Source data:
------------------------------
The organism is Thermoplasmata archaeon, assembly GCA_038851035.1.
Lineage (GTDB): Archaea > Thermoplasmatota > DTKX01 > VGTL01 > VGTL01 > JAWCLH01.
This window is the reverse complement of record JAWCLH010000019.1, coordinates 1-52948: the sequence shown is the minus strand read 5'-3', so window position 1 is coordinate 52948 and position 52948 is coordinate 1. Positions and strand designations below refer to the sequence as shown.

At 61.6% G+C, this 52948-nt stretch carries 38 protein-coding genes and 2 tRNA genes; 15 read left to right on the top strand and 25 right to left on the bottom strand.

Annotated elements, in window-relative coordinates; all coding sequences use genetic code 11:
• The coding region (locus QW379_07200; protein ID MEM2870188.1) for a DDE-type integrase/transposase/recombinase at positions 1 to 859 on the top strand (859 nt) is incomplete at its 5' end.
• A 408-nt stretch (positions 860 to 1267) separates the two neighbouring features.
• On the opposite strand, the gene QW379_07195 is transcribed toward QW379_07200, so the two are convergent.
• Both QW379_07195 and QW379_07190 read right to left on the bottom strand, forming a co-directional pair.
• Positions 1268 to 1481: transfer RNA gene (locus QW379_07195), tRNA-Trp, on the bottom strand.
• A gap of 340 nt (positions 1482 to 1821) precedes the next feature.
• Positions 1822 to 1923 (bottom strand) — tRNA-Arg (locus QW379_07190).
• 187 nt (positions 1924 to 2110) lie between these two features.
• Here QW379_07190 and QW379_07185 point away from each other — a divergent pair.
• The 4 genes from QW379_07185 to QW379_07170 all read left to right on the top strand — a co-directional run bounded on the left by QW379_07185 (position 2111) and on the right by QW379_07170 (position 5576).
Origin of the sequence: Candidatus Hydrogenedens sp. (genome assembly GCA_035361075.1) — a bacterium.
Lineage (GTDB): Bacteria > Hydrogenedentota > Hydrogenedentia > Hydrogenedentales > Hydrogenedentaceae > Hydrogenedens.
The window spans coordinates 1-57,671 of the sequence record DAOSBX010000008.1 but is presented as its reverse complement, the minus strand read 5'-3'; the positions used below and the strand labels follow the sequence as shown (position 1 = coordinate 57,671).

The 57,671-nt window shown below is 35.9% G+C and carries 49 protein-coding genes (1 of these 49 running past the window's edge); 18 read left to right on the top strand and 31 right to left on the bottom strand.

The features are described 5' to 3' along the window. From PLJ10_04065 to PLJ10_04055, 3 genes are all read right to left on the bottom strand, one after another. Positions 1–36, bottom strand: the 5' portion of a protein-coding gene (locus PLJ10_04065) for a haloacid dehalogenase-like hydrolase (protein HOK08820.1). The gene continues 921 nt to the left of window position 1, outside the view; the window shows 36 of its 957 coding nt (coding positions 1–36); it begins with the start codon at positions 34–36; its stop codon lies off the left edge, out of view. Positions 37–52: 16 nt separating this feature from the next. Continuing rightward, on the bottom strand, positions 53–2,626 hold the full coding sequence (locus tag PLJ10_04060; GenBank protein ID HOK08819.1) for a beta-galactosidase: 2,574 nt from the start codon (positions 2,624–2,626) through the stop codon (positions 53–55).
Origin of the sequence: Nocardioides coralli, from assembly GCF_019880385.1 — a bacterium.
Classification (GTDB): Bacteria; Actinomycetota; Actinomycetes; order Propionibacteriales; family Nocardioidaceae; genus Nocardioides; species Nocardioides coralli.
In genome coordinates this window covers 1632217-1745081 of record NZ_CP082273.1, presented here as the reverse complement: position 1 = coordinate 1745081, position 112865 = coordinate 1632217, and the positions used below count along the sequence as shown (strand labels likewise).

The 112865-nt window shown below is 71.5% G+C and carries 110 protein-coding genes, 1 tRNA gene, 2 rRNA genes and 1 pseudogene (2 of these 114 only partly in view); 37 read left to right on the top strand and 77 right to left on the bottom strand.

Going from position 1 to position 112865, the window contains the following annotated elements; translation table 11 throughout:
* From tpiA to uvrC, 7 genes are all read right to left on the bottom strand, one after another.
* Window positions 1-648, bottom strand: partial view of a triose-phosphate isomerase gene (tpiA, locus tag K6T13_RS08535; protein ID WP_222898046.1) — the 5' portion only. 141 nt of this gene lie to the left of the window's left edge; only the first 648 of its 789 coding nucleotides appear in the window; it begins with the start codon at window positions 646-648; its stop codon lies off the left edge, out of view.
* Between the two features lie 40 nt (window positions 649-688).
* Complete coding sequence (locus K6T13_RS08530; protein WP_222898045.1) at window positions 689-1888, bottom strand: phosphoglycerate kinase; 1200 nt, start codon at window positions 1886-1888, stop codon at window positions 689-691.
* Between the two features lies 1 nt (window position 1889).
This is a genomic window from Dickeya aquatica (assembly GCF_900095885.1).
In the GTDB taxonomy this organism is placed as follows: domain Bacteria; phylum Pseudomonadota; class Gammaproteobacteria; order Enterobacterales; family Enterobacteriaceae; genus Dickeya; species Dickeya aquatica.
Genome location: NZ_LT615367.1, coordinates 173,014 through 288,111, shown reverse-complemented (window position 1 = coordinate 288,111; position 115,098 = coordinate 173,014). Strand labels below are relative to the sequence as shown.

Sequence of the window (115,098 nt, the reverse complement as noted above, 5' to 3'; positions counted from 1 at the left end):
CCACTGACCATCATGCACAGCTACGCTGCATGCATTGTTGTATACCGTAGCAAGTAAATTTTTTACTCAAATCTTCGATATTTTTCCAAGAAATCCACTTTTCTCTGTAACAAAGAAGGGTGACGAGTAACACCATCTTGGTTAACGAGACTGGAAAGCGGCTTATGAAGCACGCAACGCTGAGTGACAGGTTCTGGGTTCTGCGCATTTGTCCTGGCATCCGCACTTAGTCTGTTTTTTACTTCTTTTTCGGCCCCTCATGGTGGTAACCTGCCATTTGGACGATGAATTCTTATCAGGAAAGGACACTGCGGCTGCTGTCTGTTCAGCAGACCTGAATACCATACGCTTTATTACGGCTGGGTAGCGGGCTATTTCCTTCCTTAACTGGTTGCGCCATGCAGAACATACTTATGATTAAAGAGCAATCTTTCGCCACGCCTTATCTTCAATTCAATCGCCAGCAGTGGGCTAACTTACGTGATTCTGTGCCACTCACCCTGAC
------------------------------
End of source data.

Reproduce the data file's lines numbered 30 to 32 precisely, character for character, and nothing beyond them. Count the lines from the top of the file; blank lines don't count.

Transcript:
* Between the two features lies 1 nt (window position 1889).
This is a genomic window from Dickeya aquatica (assembly GCF_900095885.1).
In the GTDB taxonomy this organism is placed as follows: domain Bacteria; phylum Pseudomonadota; class Gammaproteobacteria; order Enterobacterales; family Enterobacteriaceae; genus Dickeya; species Dickeya aquatica.